I have tried to find the name of this shelter in Kepong, Malaysia without success. There is an interesting newspaper report in the Rakyat Post about it. Kepong is near Kuala Lumpur, the capital of Malaysia.
They report that a former employee of a cat shelter had quit her job and made a formal complaint to the local police about the chronic neglect of the cats at the shelter where she worked together with the stealing of donations for personal use. This seems to be about as bad as it gets in the world of animal shelters.
The brave lady reports cats eating other dead cats. Death was brought about the rampant spread of killer diseases made all the worse by putting healthy cats in overcrowded cages with sick cats. A hell hole in short. Another allegation that the lady makes is that cats were badly underfeed due to a lack of funding (but the money was being stolen). The amount of money available for feeding 200 cats was RM50 a day. That is $15.64 USD as at the date of this post. This is under a dime a day. The cats were starved.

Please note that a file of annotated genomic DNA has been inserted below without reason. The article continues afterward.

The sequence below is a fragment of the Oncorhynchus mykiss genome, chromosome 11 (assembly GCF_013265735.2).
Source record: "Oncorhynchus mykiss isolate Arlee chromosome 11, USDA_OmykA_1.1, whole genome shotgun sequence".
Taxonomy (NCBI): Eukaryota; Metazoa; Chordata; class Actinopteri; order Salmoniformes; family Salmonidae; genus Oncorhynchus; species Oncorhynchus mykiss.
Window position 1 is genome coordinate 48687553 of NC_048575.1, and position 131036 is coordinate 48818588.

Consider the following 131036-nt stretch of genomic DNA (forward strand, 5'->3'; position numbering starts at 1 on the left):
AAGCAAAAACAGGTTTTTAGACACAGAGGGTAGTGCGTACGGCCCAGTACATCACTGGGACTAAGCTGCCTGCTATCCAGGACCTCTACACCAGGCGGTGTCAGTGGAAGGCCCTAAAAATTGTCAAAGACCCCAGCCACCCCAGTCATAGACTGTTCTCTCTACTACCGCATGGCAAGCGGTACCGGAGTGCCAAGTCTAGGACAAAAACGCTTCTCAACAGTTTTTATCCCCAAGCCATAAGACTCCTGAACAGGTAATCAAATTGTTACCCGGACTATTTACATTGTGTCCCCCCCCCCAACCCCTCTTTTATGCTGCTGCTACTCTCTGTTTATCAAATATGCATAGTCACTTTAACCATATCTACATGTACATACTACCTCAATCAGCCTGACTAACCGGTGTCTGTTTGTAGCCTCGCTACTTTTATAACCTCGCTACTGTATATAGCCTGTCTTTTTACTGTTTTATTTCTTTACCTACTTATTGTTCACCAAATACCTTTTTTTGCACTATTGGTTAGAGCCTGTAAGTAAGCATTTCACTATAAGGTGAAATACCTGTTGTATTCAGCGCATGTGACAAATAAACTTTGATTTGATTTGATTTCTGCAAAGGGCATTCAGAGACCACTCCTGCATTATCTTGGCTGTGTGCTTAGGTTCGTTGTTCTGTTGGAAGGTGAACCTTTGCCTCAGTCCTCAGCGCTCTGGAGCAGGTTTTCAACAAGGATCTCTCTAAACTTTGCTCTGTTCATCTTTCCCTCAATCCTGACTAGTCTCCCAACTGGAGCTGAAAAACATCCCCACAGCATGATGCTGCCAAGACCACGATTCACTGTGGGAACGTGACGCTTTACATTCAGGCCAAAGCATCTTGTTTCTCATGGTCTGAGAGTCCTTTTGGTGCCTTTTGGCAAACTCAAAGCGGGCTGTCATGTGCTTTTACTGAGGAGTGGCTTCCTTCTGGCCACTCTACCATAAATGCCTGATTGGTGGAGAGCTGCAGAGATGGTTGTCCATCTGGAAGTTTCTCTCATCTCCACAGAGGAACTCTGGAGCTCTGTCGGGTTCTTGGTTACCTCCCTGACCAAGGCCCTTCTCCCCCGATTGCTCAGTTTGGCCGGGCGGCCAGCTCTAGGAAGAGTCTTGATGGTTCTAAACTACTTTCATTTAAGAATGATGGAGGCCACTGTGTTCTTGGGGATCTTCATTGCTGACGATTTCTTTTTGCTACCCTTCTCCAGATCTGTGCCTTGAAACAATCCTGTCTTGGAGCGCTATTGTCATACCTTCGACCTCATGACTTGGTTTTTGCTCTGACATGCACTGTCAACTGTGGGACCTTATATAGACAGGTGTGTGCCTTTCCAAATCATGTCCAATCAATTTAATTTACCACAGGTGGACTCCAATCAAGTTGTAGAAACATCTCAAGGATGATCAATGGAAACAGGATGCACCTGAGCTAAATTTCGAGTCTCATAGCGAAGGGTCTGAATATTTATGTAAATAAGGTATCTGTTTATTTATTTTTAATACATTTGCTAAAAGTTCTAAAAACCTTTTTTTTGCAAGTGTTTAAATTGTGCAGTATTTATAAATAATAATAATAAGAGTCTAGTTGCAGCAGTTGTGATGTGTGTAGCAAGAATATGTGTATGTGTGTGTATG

In trying to defend herself the shelter owner made a counter complaint to the police about the whistle blowing employee claiming she was spreading false information.
What is the point of reporting this sort of story in the West? Well, it puts things into perspective for shelters in America and Europe. It also highlights the lack of sensitivity towards animals in Malaysia. My online research indicates a lack of will to introduce and enforce good animal welfare laws in Malaysia.
This attitude at the top underpins what has allegedly happened at this shelter. Without a genuine improvement in attitudes forced upon people through good animal protection laws which are actively enforced nothing will change and this sort of abuse will continue.
I believe there is a need for cat websites to explore the world of cats in places where there is a more pressing need to improve cat welfare. To constantly focus on the domestic cats living in the West and developed countries is not always the best way to improve cat welfare.